The potential for reducing non-target effects on parasitoids of Ceutorhynchus obstrictus Marsham (Coleoptera: Curculionidae) through spatially targeted insecticide applications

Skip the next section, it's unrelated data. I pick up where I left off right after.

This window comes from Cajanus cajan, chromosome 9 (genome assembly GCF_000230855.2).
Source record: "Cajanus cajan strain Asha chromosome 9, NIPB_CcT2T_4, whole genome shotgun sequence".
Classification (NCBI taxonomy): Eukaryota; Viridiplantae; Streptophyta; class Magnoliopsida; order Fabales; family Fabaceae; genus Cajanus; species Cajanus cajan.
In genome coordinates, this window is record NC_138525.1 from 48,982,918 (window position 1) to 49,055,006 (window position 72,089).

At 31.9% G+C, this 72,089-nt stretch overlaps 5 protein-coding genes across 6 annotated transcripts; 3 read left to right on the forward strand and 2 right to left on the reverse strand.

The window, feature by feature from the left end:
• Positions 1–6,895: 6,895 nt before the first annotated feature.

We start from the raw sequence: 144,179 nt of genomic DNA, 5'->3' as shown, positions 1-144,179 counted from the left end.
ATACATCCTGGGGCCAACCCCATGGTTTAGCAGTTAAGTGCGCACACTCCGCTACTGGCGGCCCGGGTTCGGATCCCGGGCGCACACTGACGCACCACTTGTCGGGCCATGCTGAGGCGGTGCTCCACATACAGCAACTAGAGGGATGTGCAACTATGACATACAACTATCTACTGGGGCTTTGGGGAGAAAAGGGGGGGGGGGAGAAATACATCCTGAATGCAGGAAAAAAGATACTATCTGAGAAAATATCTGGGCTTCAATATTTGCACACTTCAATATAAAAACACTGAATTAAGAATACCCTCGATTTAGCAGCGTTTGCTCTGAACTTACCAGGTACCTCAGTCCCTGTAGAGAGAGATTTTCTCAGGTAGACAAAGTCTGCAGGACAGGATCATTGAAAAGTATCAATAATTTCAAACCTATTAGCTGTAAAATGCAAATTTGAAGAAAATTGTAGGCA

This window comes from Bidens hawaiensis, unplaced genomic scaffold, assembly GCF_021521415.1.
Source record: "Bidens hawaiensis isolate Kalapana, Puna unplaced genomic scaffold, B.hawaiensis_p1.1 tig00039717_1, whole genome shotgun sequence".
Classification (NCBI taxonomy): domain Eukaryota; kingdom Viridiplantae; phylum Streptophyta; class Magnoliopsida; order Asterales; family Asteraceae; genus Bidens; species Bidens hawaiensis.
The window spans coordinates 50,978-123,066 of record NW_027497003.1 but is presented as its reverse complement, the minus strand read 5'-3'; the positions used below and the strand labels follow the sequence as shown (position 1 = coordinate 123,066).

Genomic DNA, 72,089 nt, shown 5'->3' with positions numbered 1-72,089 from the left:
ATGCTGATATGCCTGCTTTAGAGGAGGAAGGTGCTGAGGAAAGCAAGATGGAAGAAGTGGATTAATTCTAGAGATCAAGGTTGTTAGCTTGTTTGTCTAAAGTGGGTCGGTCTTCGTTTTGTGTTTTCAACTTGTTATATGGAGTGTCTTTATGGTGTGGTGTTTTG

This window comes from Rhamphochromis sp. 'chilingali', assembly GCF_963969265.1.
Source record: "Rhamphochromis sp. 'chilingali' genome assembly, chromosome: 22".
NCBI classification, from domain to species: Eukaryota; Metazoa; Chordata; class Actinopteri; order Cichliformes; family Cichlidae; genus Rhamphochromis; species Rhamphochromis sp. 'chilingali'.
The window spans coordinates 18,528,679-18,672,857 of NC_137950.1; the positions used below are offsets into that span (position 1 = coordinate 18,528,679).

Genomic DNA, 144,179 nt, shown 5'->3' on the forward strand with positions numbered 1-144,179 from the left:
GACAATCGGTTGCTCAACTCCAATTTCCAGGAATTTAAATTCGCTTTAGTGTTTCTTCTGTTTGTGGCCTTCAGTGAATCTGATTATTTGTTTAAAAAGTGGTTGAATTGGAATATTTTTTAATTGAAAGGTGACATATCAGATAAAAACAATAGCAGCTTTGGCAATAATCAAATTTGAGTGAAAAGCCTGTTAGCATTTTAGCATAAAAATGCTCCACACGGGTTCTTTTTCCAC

Insecticide applications against the cabbage seedpod weevil, Ceutorhynchus obstrictus Marsham (Coleoptera: Curculionidae), in oilseed rape are conducted during the flowering of the crop. During the flowering period, many parasitoids of pest species are abundant in the crop, and therefore, the preservation of natural pest regulation mechanism is especially important. Parasitism often has a substantial mortality factor in pest populations and as far as possible, parasitoids need to be protected from harmful non-target effects of insecticides. In the present study, the effects of three different insecticidal products on the parasitism of cabbage seedpod weevil larvae were investigated. Additionally, the effects of a spatial targeting of insecticides, using conventional and dropleg application technique, were compared. This was done in field trials within a completely randomized block design and four replications at one trial site in 2019 and two sites in 2020. The parasitoid species Trichomalus perfectus Walker and Mesopolobus morys Walker (both Hymenoptera: Pteromalidae) were abundant in almost equal shares in 2019, whereas M. morys was the most important species in 2020. Only in 2019 were harmful effects of the insecticide Biscaya (a.i. thiacloprid) on parasitism rates of C. obstrictus larvae observed. Clear benefits, due to spatial targeting of insecticides using the dropleg technique on parasitoids, were not found. The harmfulness of insecticides is probably affected by properties of different insecticidal products and the temporal coincidence of parasitoid occurrence and insecticide application.